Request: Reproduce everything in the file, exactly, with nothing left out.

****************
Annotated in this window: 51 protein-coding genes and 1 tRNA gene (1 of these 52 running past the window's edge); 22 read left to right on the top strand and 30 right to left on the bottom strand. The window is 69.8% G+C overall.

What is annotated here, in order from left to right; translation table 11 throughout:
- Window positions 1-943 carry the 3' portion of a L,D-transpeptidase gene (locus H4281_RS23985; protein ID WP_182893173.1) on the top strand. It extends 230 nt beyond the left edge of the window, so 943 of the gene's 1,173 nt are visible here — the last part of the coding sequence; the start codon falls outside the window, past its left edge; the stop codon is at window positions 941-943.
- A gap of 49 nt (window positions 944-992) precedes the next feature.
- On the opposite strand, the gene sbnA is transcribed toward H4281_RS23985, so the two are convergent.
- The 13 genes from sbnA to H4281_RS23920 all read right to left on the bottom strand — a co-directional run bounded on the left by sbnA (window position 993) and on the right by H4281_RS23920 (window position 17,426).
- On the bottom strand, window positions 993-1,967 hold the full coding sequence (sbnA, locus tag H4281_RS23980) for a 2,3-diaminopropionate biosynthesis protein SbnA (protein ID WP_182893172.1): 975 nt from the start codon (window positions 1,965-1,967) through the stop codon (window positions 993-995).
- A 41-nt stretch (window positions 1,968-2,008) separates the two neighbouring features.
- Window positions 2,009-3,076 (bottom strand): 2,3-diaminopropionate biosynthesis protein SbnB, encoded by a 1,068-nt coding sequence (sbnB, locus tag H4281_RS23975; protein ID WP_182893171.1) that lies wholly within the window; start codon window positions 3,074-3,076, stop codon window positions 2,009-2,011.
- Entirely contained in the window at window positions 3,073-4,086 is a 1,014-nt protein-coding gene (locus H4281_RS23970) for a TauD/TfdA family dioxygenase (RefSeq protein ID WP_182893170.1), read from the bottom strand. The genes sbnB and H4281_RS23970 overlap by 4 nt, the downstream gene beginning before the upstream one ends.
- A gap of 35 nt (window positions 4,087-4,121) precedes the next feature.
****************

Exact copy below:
Annotated in this window: 51 protein-coding genes and 1 tRNA gene (1 of these 52 running past the window's edge); 22 read left to right on the top strand and 30 right to left on the bottom strand. The window is 69.8% G+C overall.

What is annotated here, in order from left to right; translation table 11 throughout:
- Window positions 1-943 carry the 3' portion of a L,D-transpeptidase gene (locus H4281_RS23985; protein ID WP_182893173.1) on the top strand. It extends 230 nt beyond the left edge of the window, so 943 of the gene's 1,173 nt are visible here — the last part of the coding sequence; the start codon falls outside the window, past its left edge; the stop codon is at window positions 941-943.
- A gap of 49 nt (window positions 944-992) precedes the next feature.
- On the opposite strand, the gene sbnA is transcribed toward H4281_RS23985, so the two are convergent.
- The 13 genes from sbnA to H4281_RS23920 all read right to left on the bottom strand — a co-directional run bounded on the left by sbnA (window position 993) and on the right by H4281_RS23920 (window position 17,426).
- On the bottom strand, window positions 993-1,967 hold the full coding sequence (sbnA, locus tag H4281_RS23980) for a 2,3-diaminopropionate biosynthesis protein SbnA (protein ID WP_182893172.1): 975 nt from the start codon (window positions 1,965-1,967) through the stop codon (window positions 993-995).
- A 41-nt stretch (window positions 1,968-2,008) separates the two neighbouring features.
- Window positions 2,009-3,076 (bottom strand): 2,3-diaminopropionate biosynthesis protein SbnB, encoded by a 1,068-nt coding sequence (sbnB, locus tag H4281_RS23975; protein ID WP_182893171.1) that lies wholly within the window; start codon window positions 3,074-3,076, stop codon window positions 2,009-2,011.
- Entirely contained in the window at window positions 3,073-4,086 is a 1,014-nt protein-coding gene (locus H4281_RS23970) for a TauD/TfdA family dioxygenase (RefSeq protein ID WP_182893170.1), read from the bottom strand. The genes sbnB and H4281_RS23970 overlap by 4 nt, the downstream gene beginning before the upstream one ends.
- A gap of 35 nt (window positions 4,087-4,121) precedes the next feature.